The U.S. Department of Labor (DOL) published monumental changes to the overtime rule that will make approximately 4.2 million currently exempt employees eligible for overtime pay later this year.
The DOL has issued its long-awaited Final Rule that will make it harder for many workers to be qualify for the overtime exemption.
This rule goes into effect Dec. 1, 2016.
Notably, the final rule does not change any of the existing job requirements to qualify for an exemption.
Identify current exempt employees who will lose exempt status based on the increased salary threshold (anyone earning under $47,476) and either reclassify these employees as non-exempt or raise their salary/non-discretionary compensation to meet the new salary test.
With changes coming to the Wage and Hour landscape, now is the time for employers to analyze the classification of each exempt employee and independent contractors. This will go a long way in avoiding huge headaches and penalties. Employers need to start preparing now by reviewing employee classifications and job descriptions, and consider how their pay systems could be affected if many of their exempt employees become hourly or if independent contractors are deemed employees.
October is Domestic Violence Awareness Month. What does that mean for employers? There are things that employers can do to help recognize and support employees who may be victims of domestic violence.
You may think that domestic violence doesn’t affect you, but when nearly 20 people per minute are victims of physical violence, chances are it is affecting someone you know. If you think it doesn’t have anything to do with your workplace, when victims of intimate partner violence lose a total of 8 million days of paid work each year, or that between 2003 and 2008, 142 women were murdered in their workplace as a result of intimate partner violence, than you see that domestic violence affects us all.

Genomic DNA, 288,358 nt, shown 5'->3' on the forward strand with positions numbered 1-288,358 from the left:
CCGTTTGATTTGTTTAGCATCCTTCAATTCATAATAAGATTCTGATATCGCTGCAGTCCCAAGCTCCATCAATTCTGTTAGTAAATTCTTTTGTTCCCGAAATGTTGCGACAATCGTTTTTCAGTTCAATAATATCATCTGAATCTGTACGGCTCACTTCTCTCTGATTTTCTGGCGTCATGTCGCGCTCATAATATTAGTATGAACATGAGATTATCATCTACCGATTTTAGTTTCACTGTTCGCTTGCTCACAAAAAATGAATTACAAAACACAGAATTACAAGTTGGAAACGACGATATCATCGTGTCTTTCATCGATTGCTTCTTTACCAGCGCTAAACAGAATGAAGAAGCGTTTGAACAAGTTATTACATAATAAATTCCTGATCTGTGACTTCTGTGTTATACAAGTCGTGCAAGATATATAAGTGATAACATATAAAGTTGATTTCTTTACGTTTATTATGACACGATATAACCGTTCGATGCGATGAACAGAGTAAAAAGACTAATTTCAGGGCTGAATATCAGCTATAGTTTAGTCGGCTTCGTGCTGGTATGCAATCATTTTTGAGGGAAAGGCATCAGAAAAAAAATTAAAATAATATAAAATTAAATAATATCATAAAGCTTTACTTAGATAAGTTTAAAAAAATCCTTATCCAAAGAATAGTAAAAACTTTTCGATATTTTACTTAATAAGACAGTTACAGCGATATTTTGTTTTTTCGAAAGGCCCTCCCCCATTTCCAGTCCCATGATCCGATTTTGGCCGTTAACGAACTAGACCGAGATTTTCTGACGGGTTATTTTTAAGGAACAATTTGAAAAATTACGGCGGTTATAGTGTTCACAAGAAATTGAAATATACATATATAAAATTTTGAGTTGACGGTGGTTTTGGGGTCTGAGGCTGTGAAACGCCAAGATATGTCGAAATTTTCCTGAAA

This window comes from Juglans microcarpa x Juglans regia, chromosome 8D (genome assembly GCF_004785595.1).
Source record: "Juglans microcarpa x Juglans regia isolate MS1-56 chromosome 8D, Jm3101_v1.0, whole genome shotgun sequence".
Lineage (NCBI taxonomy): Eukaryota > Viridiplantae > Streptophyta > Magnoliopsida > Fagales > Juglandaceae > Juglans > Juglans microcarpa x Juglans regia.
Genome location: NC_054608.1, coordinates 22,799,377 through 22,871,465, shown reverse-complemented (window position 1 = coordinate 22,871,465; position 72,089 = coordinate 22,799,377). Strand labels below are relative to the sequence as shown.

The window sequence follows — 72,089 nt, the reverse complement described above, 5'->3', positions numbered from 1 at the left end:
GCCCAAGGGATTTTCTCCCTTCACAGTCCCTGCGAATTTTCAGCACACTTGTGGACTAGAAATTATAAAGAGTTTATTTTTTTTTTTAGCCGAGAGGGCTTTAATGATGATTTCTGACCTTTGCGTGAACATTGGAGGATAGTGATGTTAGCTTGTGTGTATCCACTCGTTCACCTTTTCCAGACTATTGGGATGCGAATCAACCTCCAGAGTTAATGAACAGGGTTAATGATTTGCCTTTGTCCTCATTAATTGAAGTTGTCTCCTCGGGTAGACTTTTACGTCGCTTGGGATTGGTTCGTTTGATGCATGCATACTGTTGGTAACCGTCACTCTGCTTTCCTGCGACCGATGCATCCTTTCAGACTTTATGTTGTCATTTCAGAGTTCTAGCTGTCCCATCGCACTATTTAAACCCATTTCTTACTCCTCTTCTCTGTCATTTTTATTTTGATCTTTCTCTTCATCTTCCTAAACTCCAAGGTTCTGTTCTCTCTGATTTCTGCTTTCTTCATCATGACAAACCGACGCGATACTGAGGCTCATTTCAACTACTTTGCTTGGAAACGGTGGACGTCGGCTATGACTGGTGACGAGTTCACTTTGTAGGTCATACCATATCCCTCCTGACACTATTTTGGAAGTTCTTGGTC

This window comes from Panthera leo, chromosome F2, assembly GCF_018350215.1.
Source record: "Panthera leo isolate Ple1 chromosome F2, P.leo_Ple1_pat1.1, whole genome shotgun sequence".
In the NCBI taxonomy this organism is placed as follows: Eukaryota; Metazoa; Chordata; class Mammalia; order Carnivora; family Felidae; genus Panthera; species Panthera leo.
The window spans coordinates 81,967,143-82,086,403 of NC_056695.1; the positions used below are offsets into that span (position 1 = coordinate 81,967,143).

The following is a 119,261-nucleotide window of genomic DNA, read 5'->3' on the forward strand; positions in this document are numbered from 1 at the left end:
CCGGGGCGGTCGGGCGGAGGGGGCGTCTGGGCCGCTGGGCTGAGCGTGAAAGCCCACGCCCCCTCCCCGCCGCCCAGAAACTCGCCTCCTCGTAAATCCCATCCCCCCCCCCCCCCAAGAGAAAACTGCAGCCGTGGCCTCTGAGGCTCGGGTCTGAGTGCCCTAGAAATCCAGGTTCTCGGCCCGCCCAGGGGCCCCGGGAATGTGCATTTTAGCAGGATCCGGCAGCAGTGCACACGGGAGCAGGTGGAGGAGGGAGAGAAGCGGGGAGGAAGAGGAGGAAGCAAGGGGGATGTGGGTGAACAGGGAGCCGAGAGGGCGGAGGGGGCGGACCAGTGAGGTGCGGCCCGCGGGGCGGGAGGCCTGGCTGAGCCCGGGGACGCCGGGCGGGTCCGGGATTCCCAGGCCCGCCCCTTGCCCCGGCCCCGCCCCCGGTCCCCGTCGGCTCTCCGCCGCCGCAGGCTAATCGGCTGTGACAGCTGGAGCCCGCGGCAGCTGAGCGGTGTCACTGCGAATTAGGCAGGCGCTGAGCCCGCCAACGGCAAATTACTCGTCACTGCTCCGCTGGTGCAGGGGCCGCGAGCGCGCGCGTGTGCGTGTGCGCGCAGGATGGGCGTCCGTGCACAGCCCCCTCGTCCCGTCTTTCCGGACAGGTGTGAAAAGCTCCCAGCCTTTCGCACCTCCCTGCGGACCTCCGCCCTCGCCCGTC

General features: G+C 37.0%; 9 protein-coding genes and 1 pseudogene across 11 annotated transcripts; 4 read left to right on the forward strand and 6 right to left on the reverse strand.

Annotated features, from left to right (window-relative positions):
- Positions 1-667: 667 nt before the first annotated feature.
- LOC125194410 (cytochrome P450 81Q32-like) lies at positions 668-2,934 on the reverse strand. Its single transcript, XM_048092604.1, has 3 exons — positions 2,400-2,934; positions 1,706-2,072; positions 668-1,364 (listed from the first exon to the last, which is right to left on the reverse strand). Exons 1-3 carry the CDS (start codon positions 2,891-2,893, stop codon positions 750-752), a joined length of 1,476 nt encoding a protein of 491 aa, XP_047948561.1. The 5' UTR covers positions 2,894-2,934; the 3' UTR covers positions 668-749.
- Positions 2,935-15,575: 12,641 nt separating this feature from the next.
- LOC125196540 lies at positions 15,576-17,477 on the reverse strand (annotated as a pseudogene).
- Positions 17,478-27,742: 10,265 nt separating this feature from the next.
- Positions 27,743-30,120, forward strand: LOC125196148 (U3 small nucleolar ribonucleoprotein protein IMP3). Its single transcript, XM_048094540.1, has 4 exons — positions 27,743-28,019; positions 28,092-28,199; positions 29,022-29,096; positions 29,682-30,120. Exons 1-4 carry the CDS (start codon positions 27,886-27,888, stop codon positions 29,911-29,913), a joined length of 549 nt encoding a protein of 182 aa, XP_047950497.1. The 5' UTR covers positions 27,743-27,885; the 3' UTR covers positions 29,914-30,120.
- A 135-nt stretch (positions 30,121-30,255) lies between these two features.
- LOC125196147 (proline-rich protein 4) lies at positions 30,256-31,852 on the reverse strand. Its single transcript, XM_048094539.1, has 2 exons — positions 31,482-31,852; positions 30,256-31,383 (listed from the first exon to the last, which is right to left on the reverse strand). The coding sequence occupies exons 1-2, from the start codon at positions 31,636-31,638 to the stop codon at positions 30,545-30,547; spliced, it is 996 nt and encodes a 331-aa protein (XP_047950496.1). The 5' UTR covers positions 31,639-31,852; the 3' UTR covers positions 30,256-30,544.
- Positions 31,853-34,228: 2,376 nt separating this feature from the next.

According to the Center for Disease Control, domestic violence affects millions of Americans; women and men, gay, straight, old and young. Domestic violence, or Intimate Partner Violence, as it is sometimes known, is a worldwide epidemic. Although it is a problem that is seen as largely a problem in the home, there are things as an employer that you can do to help.
The first thing you should do is create a policy. Having a policy in place can help guide you if a situation should arise.
If you suspect that an employee is the victim of domestic violence, what should you do? Here are some helpful tips:
It is possible to create a culture where violence is not tolerated, and all individuals have the right to live free of fear. We are all responsible for the creation and propagation of this culture, and the workplace is as good a place as any to start. If you need help with policies, or assistance in dealing with a possible victim of perpetrator of domestic violence, please give us a call or send us an email. We are here to help.